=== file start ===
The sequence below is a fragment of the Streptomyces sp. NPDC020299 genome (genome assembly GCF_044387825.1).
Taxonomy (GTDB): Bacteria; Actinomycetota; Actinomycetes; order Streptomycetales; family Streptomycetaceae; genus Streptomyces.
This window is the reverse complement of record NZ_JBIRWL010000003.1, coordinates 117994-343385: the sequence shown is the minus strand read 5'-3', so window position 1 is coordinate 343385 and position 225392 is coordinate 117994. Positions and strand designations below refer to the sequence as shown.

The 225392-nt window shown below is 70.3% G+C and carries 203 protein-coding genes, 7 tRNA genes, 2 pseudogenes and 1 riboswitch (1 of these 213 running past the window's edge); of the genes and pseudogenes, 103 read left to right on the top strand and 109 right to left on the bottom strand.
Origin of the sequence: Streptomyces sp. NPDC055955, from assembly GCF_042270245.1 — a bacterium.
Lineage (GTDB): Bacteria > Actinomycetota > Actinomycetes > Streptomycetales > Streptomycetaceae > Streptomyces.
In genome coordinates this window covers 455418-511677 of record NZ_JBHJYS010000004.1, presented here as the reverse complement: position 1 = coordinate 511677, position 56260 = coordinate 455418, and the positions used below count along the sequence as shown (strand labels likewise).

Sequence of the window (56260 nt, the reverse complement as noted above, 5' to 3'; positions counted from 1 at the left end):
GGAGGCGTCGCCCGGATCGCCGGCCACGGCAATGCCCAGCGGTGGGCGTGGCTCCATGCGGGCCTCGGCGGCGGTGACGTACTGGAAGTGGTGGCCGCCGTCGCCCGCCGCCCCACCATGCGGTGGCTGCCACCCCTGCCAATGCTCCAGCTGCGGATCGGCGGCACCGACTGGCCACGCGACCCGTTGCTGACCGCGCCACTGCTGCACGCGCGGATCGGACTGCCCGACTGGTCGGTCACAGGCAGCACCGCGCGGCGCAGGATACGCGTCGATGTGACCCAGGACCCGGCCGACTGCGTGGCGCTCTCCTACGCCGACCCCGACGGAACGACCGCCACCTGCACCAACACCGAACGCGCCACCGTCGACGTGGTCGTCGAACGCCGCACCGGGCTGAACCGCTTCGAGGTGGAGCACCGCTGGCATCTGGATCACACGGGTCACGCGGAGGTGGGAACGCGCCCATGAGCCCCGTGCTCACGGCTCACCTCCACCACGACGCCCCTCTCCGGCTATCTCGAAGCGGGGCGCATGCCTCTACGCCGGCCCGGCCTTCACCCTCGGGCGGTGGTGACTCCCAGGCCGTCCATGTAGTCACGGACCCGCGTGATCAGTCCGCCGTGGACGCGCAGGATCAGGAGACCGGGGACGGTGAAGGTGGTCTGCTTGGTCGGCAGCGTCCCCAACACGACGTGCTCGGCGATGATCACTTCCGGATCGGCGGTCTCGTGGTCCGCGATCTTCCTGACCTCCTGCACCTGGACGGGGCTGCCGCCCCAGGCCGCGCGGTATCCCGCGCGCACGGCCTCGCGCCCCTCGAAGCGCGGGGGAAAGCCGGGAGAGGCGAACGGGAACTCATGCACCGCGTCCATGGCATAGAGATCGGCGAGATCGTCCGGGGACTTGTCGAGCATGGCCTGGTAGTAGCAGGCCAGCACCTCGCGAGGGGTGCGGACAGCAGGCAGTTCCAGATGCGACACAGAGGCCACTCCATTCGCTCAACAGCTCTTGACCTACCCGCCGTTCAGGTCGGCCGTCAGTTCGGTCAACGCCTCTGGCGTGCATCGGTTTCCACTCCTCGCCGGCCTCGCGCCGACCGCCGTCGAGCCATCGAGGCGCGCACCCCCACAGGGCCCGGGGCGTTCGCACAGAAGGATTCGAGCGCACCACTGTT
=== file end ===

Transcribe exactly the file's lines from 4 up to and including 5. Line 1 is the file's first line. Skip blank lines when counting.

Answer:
The 225392-nt window shown below is 70.3% G+C and carries 203 protein-coding genes, 7 tRNA genes, 2 pseudogenes and 1 riboswitch (1 of these 213 running past the window's edge); of the genes and pseudogenes, 103 read left to right on the top strand and 109 right to left on the bottom strand.
Origin of the sequence: Streptomyces sp. NPDC055955, from assembly GCF_042270245.1 — a bacterium.